Life with RSD – A Life Worth Living?

Disclaimer notice.

This blog page talks about a mothers struggle with severe depression and a

suicide attempt. This is a true story and is not for the light hearted.

Life WIth RSD – A Life worth Living? Not Always.

I wake up in the morning after another broken nights sleep where I have been awake because of pain or asleep dreaming of the pain. The only reprieve I have in the night is the dreams that I’m dying because it’s a comfort to know that there will be no pain then.

The dreams of dying have become a fantasy. How easy it would be to make fantasy a reality. Suicide is for wimps? Suicide is the easy way out? Maybe, but it also makes perfect sense when we wouldn’t even let our animals live in this degree of disabling pain.

My constant thoughts, I will not be a burden on my family. I will not live this life to be somebody else’s problem. My husband and young daughter will miss me terribly but once I’m gone they can start to heal and live their lives again as opposed to my pain and disability rubbing salt in their wounds every single day. I only hold people back.

Watching my husband exhaust himself with full time work, household duties, caring for our daughter and caring for me is breaking my heart. Why does he not just walk away, I would if I could. Putting aside all my parental ideals and relying on TV, freezer foods and other people looking after my princess is tearing my heart out. If I can’t do this job properly, is it fair to do it at all.

I can’t do it anymore. I will not do it anymore. I’m only succeeding in dragging everyone down. I no longer care that by living out my fantasy there will be no life insurance to leave behind for my family. If you love someone you will set them free. That is what I am going to do, set all my nearest and dearest free. Just because my life is not worth living does not mean they should stop living their lives.

MST is my weapon of choice. There is no point in adding to my pain in the process, may as well see if I can take it away. My daughter is busy doing jigsaws in the lounge whilst mummy takes 5 strong morphine tablets at a time. Don’t want to take them all at once. I don’t want to scare her by having a violent reaction. Pace myself. Have a slower onset of symptoms and make an antidote more difficult to calculate. I start at 2pm and continue every 20 minutes for 31/2 hours. I’m doing this for her. My RSD has had too much impact on her life. A child of nursery age, should not have to ask Santa for mummy to get better. This is for her, isn’t it?

This fleeting question in my mind makes me think twice. Am I being selfish? Is this for my benefit and my release? Is there a chance, however small, I will get my life back and be able to live again, be a mother, wife and daughter again? Although this is all I have thought about for month’s maybe it needs some more thought. Starting on this journey has raised some new questions. But it’s too late isn’t it?

I phone my soul mate, my husband and tell him what I have done. Everything is out of my hands now. My GP is coming, an ambulance too. I need to get my daughter out of the house before these invasions. I arrange a friend to come and take her for tea, but still manage to make time for more pills. My GP and husband arrive and I lie about how many I have taken. I omit about 25 from the total. I’m still not sure in the least that I want to be an onlooker in this life of pain.

The ambulance arrives and takes me away. I’m monitored closely in the high dependency unit. I need a bolus of the antidote. A scary experience being brought back to the land of the living. I had less doubts heading in the opposite direction. All the morphine being removed from my system so quickly hurts. I have made a mistake, but was it taking the pills or summoning help. The pain is too consuming to think any more. I’m not saved yet, which is a comfort. The bolus wasn’t enough I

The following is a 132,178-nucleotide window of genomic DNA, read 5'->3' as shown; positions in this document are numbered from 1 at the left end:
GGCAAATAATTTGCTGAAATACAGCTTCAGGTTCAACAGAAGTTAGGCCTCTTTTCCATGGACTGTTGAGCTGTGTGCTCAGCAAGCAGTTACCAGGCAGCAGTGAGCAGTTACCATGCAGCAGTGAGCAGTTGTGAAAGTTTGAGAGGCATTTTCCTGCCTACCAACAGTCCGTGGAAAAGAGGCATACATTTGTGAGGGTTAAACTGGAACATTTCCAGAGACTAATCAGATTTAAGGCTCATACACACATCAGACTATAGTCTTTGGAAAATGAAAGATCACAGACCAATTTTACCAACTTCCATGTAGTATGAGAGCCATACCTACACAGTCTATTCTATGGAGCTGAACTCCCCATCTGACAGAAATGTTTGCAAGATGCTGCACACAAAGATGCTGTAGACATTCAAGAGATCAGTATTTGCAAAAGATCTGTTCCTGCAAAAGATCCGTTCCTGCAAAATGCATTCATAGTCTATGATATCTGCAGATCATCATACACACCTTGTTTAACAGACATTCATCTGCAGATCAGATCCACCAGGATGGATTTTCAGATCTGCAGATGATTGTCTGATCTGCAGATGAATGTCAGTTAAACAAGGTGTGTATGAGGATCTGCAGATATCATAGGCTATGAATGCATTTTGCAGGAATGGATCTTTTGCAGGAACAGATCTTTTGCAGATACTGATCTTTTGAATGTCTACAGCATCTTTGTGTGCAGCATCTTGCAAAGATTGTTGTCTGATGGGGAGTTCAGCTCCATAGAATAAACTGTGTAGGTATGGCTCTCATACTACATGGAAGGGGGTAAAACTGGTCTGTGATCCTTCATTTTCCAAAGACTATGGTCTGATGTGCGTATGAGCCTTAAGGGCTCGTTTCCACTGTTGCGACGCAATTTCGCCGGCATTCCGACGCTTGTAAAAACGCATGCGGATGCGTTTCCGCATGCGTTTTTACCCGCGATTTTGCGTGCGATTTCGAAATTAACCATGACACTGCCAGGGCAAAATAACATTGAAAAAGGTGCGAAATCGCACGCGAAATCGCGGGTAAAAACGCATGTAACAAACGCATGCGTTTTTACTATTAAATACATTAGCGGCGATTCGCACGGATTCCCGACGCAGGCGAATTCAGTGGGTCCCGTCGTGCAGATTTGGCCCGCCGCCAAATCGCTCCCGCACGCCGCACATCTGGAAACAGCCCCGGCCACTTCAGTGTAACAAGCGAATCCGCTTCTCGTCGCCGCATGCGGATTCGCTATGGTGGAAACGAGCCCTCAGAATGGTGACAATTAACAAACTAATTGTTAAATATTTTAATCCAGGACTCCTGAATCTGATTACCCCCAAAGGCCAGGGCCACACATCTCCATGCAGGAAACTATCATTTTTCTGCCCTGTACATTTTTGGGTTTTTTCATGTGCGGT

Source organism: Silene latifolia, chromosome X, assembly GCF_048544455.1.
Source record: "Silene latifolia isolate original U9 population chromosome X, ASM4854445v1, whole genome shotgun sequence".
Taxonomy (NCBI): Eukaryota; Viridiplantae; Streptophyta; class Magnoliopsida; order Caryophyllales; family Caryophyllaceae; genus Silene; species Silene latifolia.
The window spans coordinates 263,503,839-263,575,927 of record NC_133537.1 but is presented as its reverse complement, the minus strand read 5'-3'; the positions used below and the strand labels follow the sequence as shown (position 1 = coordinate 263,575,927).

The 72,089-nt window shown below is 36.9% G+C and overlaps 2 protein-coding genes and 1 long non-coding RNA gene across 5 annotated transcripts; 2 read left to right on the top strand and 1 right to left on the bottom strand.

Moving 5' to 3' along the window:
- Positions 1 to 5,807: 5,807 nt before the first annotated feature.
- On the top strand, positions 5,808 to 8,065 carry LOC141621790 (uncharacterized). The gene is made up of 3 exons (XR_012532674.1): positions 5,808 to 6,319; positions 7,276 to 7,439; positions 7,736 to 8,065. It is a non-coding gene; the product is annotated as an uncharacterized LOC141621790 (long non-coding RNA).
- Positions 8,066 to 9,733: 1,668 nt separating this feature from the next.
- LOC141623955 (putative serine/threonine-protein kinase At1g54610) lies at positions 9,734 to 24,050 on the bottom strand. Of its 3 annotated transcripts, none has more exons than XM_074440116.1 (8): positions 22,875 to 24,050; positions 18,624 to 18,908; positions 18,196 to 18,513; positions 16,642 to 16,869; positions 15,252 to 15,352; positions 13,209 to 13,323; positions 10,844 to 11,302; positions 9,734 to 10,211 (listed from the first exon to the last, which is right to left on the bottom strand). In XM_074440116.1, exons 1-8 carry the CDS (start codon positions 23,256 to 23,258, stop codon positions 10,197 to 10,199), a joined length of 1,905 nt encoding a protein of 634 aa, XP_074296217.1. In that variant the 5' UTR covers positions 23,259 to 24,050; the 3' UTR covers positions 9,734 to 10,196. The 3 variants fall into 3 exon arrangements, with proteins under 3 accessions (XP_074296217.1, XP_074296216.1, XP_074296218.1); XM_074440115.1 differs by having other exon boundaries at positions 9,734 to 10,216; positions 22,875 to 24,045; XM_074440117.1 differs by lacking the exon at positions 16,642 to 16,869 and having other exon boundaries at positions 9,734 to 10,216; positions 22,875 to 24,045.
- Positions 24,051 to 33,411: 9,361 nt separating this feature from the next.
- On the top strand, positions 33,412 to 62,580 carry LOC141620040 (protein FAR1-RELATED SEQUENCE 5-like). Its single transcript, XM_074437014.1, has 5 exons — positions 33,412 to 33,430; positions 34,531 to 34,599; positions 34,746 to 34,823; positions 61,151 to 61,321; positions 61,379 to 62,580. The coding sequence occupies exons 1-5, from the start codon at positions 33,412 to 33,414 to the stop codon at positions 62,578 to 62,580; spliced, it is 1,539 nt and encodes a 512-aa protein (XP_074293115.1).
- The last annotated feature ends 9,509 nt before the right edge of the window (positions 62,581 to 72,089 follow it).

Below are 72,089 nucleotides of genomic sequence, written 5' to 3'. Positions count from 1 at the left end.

need an antidote infusion as well. What a waste of NHS resources when I would still rather be dead than deal with any more pain. I will just be repeating this performance in a faster acting way which won’t give me time for self doubt.

I get home and take 2 is all consuming in my mind. Quicker will be messier. No way can that be done with my cherub at home. I’m desperate for an opportunity when she is not at home. Due to a lengthy hospital admission for pain management (or suicide watch) and Christmas holidays this opportunity does not arise. A blessing in disguise.

The New Year brings with it the chance of a treatment which will reduce my pain and make life bearable again. My spinal cord stimulator surgery is scheduled for early January. By the end of January the successful surgery has brought my pain to a tolerable level. Life is worth living again and I have a lot of lost time to make up for. Thank you to everyone who has made it possible for me to be here to tell this tale. My motto and advice for all, keep fighting as you never know what the future holds and it may just be worth fighting for. It’s a gamble worth taking I promise.


5 Responses to “Life with RSD – A Life Worth Living?”

  1. Your letter truly was heartbreaking for myself. probably because of the similarities of the contents and having lived that just two short months ago. I did not g as far as you, but I struggled with the thoughts of how, when, where, as Im sure you did also. I am glad to hear that you survived and that you got a happy ending. Your family is very lucky to have someone that is as brave and strong as you. Living with RSD takes a huge amount of courage and strength, as you well know. I too am waiting on approval for a SCS thru wcomp. There lies another hurdle, one that someone who suffers from this horrific disease should not have to endure. One day I too will have my happy ending. Thank you for having the courage to share your story. Gods blessings!